HICKENLOOPER: Well, he didn't say he wouldn't talk. He was just obviously frustrated that they worked so hard to get to a compromise that they thought everyone could work with.

The key here, I think they've covered almost all the, you know, the most difficult issues and if there's some little, you know, some other compromise that needs to happen maybe it can be done. But it sounded to me like an awful lot of the Republicans in the U.S. Senate have come around and said, this is a product we can support. So it seems to me if we have gotten to that point it makes sense for the Senate President McConnell to put it on, let it go to the floor and then I think the President, you know, needs to take a hard look and really -- I think he needs to sign it.

[19:45:12] BROWN: And Senate majority leader Mitch McConnell has said that he is willing to bring the healthcare legislation up for a vote, but he also said he needs a clear signal from the President. Listen to this.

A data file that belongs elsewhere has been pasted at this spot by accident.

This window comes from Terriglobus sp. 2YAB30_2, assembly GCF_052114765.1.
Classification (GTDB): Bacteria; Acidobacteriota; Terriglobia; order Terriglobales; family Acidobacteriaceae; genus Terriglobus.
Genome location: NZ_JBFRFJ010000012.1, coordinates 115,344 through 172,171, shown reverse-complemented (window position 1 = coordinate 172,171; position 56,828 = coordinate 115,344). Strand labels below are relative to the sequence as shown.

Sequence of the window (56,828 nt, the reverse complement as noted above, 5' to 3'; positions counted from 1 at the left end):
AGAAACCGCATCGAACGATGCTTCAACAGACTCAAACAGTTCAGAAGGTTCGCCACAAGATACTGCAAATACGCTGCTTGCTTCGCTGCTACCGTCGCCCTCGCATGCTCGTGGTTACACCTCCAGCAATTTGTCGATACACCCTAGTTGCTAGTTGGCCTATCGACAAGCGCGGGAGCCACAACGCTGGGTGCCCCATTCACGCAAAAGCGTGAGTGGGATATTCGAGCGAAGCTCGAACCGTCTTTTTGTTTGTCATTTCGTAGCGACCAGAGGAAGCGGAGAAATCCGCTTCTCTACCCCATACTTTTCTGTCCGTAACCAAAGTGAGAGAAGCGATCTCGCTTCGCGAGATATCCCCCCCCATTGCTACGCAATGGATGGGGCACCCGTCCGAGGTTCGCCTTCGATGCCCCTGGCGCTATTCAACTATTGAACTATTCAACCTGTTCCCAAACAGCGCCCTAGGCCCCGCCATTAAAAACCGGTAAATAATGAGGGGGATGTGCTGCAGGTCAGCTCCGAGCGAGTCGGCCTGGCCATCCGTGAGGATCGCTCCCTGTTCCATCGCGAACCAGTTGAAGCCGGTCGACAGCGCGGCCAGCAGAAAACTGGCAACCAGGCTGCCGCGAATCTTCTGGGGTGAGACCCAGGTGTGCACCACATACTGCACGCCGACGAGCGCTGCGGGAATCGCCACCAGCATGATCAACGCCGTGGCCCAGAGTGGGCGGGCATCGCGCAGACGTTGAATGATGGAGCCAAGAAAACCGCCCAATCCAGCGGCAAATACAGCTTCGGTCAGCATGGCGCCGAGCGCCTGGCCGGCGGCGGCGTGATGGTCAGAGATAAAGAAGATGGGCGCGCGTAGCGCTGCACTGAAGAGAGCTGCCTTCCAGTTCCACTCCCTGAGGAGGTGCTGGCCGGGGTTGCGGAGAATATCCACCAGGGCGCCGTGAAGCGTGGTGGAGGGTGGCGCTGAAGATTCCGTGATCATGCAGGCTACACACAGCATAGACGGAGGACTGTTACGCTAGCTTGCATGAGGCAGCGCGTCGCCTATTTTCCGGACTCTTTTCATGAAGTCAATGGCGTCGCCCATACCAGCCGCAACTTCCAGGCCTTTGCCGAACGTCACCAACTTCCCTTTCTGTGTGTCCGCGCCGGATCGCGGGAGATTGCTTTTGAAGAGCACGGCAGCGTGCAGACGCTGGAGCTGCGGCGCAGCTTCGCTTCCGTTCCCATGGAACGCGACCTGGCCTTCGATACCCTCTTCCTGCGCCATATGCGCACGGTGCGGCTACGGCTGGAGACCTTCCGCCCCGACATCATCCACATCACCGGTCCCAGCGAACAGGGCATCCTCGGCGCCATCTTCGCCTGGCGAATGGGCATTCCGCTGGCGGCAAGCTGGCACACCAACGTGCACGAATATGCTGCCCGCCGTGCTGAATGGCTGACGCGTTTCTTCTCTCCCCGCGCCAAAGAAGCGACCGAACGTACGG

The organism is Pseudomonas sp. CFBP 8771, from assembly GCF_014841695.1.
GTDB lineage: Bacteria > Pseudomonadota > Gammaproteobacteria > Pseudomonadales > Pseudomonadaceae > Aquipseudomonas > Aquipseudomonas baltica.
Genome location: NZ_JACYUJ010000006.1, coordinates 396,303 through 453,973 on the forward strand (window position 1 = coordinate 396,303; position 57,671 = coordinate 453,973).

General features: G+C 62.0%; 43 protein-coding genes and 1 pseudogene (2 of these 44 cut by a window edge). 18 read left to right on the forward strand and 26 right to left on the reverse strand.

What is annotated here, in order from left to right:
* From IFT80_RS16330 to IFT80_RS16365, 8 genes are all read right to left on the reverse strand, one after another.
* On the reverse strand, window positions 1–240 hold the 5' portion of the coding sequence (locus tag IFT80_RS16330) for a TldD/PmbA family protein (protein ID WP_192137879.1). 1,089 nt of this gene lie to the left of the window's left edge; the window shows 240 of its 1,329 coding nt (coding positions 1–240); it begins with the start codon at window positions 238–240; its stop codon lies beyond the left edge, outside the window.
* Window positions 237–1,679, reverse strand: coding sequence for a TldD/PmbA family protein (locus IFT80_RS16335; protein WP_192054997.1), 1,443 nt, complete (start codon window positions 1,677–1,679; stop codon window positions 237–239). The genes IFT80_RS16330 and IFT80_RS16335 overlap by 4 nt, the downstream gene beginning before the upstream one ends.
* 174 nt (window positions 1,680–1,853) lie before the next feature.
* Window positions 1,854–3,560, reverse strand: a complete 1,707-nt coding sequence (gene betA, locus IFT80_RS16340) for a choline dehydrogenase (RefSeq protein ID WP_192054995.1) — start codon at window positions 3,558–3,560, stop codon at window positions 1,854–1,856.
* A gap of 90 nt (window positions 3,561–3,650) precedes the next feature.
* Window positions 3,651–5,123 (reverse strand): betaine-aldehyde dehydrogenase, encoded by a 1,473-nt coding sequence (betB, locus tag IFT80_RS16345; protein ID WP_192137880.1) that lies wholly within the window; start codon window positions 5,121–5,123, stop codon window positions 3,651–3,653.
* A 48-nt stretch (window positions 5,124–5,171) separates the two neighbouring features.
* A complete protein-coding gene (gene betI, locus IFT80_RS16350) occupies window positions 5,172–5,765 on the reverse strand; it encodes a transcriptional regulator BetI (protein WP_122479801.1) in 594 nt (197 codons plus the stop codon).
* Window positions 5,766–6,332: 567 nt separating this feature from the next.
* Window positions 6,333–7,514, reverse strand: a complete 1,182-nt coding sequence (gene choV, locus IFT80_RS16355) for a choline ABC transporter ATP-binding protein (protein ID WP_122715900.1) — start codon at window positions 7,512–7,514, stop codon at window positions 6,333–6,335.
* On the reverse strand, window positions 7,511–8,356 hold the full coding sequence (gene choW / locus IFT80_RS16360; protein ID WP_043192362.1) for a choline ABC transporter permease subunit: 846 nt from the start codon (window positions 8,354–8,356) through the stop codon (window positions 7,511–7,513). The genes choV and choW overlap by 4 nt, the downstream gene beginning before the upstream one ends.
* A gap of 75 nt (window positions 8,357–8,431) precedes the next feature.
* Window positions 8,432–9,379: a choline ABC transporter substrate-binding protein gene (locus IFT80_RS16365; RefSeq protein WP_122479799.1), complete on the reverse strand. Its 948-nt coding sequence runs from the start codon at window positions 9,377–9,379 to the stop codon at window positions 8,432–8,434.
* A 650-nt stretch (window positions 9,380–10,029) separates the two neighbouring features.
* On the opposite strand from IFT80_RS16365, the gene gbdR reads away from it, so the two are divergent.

SEN. MITCH MCCONNELL (R), MAJORITY LEADER: What I'm waiting is to hear from President Trump what kind of healthcare bill he might sign. If there's a need for some kind of interim step here to stabilize the market, we need a bill the President will actually sign. And I'm not certain yet what the President's looking for here. But I will be happy to bring a bill to the floor but I know President Trump would sign it.


BROWN: So McConnell doesn't know what kind of bill the President would sign. We have a new CNN poll that shows 63 percent of Americans believe it is unlikely Trump and Congress will make progress on healthcare reform. I mean, I have to ask you, are you also genuinely worried?